The Indonesian finger

My sympathy for Andrew Chan and Myuran Sukumaran is tempered by the fact that they knew what they were doing when they embarked on their criminal enterprise; a misguided act that turned, by virtue of its location, into a long and ultimately successful suicide bid. It is hardly the first time the path to riches has become the road to ruin. The reaction to their deaths will be brief and angry in Australia (no one seems to care much that six other people died with them), before everyone moves on, surfing the rolling waves of the 24 hour news cycle.

It is both interesting and pathetic that they were killed in the causes of punishment and deterrent. Indonesia is one of a number of countries which still cling to the barbaric practice of murdering criminals. And not just common or garden spontaneous murder, either. Capital punishment is the ultimate form of ordered, calculated and premeditated murder. Ironic, then, that the punishment in these countries for murder is also capital punishment.

Is it a deterrent? Clearly not, as State Murder Nations continue to slaughter criminals on a regular basis. Is it a punishment? Of course, though I often wonder if a lifetime of reflection while confined to a prison is more suitable to punish major crime. If I was a cynical person, I would mention cost at this point.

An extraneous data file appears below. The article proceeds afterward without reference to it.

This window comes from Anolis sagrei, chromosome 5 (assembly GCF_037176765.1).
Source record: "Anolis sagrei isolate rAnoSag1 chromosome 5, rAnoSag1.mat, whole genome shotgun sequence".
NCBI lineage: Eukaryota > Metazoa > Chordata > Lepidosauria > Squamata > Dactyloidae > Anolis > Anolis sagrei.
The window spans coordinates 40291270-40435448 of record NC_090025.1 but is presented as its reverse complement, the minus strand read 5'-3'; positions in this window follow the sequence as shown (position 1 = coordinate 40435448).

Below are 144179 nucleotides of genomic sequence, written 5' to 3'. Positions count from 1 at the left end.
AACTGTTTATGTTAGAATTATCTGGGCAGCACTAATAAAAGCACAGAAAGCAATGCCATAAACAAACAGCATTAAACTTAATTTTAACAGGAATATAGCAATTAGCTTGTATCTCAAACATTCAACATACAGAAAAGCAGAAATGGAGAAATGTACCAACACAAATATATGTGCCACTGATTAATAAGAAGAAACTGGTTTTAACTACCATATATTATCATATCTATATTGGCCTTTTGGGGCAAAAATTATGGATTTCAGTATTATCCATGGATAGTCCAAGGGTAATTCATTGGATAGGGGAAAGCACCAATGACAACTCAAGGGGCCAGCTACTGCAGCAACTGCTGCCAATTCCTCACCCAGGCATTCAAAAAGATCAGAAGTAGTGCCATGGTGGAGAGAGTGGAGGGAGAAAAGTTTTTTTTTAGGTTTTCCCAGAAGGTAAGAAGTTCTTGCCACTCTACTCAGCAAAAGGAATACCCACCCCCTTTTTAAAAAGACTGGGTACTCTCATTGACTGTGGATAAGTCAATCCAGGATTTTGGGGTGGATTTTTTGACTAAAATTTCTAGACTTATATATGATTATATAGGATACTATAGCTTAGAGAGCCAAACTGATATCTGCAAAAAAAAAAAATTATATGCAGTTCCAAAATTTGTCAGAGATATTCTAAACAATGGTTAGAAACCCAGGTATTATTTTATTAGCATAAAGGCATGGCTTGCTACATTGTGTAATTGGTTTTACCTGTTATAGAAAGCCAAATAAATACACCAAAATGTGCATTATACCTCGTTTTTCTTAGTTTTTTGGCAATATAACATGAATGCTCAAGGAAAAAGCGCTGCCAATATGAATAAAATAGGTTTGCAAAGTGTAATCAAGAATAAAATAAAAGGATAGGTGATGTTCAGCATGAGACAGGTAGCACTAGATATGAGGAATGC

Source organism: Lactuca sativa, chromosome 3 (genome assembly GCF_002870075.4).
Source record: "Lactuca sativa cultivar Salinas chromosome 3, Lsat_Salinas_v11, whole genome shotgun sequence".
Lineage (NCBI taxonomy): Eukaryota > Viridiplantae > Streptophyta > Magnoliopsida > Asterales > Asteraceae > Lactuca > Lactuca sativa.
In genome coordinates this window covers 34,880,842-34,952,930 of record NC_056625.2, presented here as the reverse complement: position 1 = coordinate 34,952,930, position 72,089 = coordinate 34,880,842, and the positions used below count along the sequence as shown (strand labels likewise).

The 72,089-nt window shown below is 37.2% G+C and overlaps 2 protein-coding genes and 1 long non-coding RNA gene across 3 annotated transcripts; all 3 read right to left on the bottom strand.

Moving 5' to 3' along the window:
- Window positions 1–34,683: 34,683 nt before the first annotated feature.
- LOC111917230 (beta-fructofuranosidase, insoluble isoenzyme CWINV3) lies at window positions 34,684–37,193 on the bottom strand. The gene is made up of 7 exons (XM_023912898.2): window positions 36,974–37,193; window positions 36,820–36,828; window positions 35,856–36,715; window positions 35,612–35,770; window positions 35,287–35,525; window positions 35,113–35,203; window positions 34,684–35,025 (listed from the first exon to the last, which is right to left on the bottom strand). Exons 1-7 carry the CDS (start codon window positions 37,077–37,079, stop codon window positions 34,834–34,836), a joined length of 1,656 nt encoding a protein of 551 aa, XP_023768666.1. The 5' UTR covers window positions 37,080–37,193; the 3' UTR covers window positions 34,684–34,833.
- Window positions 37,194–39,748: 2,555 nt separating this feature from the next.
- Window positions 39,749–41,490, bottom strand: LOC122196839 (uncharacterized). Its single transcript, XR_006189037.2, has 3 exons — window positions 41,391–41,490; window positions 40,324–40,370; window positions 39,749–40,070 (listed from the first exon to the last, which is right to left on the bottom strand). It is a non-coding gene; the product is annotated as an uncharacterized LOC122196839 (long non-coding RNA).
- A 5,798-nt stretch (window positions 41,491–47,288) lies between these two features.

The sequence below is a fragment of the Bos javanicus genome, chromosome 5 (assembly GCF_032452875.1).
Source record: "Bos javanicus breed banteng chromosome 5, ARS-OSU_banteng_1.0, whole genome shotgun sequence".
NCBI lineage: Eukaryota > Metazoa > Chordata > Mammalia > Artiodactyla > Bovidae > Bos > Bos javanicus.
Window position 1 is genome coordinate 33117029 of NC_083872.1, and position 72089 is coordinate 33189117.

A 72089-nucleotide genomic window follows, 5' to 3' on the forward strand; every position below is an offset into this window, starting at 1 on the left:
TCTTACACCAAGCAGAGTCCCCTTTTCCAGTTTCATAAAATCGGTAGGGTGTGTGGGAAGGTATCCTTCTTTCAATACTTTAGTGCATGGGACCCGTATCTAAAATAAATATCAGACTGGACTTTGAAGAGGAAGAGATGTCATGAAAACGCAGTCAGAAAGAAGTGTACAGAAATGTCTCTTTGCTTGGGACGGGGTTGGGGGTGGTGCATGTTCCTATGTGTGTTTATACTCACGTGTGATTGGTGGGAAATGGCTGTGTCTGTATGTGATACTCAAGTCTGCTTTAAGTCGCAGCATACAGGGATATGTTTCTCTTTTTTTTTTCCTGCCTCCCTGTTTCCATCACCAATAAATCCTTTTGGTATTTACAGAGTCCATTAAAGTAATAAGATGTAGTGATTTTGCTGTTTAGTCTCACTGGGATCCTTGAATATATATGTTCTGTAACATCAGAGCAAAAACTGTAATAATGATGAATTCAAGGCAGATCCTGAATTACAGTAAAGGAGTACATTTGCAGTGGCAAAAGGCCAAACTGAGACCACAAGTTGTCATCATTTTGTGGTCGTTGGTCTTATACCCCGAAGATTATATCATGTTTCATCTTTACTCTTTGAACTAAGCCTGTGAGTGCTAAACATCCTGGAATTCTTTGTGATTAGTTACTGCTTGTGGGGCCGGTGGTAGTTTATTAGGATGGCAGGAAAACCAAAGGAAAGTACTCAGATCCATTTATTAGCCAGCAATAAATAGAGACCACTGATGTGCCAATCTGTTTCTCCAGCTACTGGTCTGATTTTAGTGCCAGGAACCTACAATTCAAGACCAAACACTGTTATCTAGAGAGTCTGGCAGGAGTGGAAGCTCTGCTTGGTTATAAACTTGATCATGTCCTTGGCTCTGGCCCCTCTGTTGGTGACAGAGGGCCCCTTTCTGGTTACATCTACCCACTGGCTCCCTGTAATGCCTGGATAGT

Murder as punishment is unlikely to disappear from Indonesia for some time, especially while first world countries like the US (at least their killing states) also still struggle with the concept of civilisation. Perhaps, one day, governments will commit real resources to tackling the causes of the demand for criminal enterprises rather than concentrating on the pointy illegal entrepreneurial end of the business. One day.

In the meantime, the Australian government and the opposition will jump up and down, Tony Abbott will rattle his sabre, withdraw the ambassador, threaten to withhold aid, review trade treaties, issue travel warning and implement various other large and small and similarly futile gestures. But all this is for domestic consumption; public anger at a ‘ totally unacceptable’ act and anger that Australian politicians were completely and humiliatingly powerless to stop Indonesia from murdering two of our citizens.

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Indonesia could not care less, a point they have just illustrated spectacularly. They will protest Australia’s reaction and complain about the interference in their sovereign affairs and legal system, but it’s all for diplomatic show and doesn’t mean a thing.

Indonesia has just told Australia in no uncertain terms to go f**k itself and, as throughout the history of the world, normal relations, after a short pause for tantrums, will resume.

 

Do you agree with Steven? What are your opinions on what will happen now that the two Australians have been executed?